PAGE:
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Lisfranc (Midfoot) Fracture

The Lisfranc joint or tarsometatarsal joint refers to the region in the middle of the foot. It is a junction between the tarsal bones (seven bones in the foot arch) and metatarsal bones (five long bones in the foot). Lisfranc fracture scan occur due to a fall from a height or traumatic motor accidents.

A midfoot fracture is characterized by pain and inability to bear weight. The appearance of bruises and swelling on the bottom of the midfoot are commonly observed symptoms. Your doctor will first examine the physical condition of the foot by inspection and palpation, then order X-rays, CT or MRI scans to provide more information about your condition.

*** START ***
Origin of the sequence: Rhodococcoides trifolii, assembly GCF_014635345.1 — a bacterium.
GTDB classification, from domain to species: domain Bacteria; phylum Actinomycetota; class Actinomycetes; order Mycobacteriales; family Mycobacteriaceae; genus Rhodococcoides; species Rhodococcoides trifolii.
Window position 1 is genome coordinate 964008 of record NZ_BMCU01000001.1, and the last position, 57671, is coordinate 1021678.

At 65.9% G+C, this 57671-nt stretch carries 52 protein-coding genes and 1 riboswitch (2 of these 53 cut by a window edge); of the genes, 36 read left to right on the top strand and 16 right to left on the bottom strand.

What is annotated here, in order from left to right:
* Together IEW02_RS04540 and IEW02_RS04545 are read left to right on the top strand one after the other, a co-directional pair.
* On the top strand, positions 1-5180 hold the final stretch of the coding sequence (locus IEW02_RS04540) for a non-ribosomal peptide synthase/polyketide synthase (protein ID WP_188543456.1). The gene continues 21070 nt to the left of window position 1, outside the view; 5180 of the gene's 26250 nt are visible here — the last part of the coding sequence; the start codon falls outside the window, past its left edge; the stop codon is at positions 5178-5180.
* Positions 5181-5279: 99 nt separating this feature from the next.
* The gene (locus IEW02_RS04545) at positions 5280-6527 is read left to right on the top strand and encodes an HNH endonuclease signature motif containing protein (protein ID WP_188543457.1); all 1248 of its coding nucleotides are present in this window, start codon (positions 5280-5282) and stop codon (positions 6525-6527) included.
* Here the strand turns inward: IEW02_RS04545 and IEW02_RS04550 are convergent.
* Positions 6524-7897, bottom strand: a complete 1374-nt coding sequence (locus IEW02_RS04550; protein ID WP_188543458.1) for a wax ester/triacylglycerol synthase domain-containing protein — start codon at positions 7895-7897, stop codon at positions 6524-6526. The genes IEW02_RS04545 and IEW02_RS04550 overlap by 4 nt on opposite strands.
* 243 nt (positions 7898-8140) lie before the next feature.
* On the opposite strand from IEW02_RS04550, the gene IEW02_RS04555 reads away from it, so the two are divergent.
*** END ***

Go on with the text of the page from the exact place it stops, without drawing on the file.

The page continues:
The early stages of injury can be treated with rest, application of ice, elevation of your foot, NSAIDs and immobilization. The bones may be surgically aligned in correct position and held with screws and pins, or a tarsometatarsal joint fusion may be recommended if all the non-surgical procedures fail to show efficacy in treating the injury.

Late presentation or missed Lisfranc injuries can lead to midfoot arthritis. The midfoot collapses and becomes stiff. Symptomatic relief at this stage can be gained with shoe modification, orthotics and corticosteroid injections. If the discomfort persists, the cure would be re-alignment of the midfoot with fusion of the involveed joints.

Affiliations

  • Texas Orthopedic Hospital
  • Joe W. King Orthopedic Institute
  • American Academy of Orthopaedic Surgeons
  • The American Board of Orthopaedic Surgery